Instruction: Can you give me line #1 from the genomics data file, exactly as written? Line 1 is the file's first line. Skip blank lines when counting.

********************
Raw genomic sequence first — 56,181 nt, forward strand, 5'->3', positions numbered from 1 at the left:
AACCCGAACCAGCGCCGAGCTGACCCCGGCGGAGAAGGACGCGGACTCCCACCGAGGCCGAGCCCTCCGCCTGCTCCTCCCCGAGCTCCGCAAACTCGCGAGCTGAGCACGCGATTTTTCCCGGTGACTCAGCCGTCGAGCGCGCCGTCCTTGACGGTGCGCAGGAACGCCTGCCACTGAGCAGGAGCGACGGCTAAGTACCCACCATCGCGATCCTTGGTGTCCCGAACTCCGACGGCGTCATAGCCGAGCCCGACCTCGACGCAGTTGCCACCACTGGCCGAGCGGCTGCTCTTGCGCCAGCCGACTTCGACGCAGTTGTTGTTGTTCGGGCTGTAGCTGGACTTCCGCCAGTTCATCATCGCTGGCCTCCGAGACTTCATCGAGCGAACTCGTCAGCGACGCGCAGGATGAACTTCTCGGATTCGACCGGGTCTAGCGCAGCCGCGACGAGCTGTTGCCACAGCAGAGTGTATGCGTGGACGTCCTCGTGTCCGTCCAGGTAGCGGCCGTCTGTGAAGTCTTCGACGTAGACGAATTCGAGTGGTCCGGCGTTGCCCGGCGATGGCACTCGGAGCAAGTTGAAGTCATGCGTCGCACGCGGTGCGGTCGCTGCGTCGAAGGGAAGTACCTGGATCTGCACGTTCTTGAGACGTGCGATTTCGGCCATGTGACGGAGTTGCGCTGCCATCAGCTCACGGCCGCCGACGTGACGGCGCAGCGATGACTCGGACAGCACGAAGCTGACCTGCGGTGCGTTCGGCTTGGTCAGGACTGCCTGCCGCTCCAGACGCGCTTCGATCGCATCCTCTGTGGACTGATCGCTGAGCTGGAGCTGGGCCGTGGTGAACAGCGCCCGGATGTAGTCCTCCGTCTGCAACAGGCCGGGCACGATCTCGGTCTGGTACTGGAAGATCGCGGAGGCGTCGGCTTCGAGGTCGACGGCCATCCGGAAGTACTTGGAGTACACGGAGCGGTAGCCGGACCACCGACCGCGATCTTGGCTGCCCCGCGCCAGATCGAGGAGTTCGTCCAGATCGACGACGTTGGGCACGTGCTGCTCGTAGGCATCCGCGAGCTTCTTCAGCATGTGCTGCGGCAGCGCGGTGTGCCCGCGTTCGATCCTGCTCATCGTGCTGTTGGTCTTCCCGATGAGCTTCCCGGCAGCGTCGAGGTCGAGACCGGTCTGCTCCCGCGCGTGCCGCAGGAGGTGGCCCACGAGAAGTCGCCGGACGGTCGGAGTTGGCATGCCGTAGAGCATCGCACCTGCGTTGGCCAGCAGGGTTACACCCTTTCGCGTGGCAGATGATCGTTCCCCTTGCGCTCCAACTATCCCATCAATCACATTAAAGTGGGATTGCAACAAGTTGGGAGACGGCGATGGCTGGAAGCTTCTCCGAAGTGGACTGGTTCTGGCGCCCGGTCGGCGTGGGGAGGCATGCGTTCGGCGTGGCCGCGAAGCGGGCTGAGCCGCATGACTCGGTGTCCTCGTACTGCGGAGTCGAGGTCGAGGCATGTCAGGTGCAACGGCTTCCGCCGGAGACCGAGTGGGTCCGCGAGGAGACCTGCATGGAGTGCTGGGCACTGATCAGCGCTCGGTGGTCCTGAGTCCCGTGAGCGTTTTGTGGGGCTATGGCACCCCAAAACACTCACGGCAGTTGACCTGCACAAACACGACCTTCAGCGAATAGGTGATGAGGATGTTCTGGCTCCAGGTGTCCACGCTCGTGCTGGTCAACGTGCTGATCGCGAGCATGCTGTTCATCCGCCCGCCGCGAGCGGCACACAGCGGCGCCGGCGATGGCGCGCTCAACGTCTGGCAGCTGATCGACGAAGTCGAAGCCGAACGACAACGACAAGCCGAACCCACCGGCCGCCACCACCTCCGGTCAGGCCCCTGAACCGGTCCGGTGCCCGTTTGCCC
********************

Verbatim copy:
Raw genomic sequence first — 56,181 nt, forward strand, 5'->3', positions numbered from 1 at the left: